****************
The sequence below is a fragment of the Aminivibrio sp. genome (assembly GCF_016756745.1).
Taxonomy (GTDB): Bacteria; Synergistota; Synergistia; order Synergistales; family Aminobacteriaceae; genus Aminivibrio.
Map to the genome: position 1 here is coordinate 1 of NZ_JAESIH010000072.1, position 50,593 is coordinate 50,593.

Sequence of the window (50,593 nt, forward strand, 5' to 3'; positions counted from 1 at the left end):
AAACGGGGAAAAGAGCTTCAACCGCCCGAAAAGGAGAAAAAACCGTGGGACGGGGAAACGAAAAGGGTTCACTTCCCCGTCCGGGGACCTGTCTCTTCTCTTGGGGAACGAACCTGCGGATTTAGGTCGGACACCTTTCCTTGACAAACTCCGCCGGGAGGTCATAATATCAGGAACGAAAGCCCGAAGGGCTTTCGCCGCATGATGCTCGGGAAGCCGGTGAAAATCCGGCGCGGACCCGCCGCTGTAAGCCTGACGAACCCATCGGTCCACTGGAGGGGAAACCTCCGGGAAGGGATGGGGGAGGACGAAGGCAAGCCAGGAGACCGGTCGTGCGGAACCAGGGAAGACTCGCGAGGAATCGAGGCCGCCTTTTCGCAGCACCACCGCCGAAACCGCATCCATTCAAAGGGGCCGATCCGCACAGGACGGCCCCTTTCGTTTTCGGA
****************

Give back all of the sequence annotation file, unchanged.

The sequence below is a fragment of the Aminivibrio sp. genome (assembly GCF_016756745.1).
Taxonomy (GTDB): Bacteria; Synergistota; Synergistia; order Synergistales; family Aminobacteriaceae; genus Aminivibrio.
Map to the genome: position 1 here is coordinate 1 of NZ_JAESIH010000072.1, position 50,593 is coordinate 50,593.

Sequence of the window (50,593 nt, forward strand, 5' to 3'; positions counted from 1 at the left end):
AAACGGGGAAAAGAGCTTCAACCGCCCGAAAAGGAGAAAAAACCGTGGGACGGGGAAACGAAAAGGGTTCACTTCCCCGTCCGGGGACCTGTCTCTTCTCTTGGGGAACGAACCTGCGGATTTAGGTCGGACACCTTTCCTTGACAAACTCCGCCGGGAGGTCATAATATCAGGAACGAAAGCCCGAAGGGCTTTCGCCGCATGATGCTCGGGAAGCCGGTGAAAATCCGGCGCGGACCCGCCGCTGTAAGCCTGACGAACCCATCGGTCCACTGGAGGGGAAACCTCCGGGAAGGGATGGGGGAGGACGAAGGCAAGCCAGGAGACCGGTCGTGCGGAACCAGGGAAGACTCGCGAGGAATCGAGGCCGCCTTTTCGCAGCACCACCGCCGAAACCGCATCCATTCAAAGGGGCCGATCCGCACAGGACGGCCCCTTTCGTTTTCGGA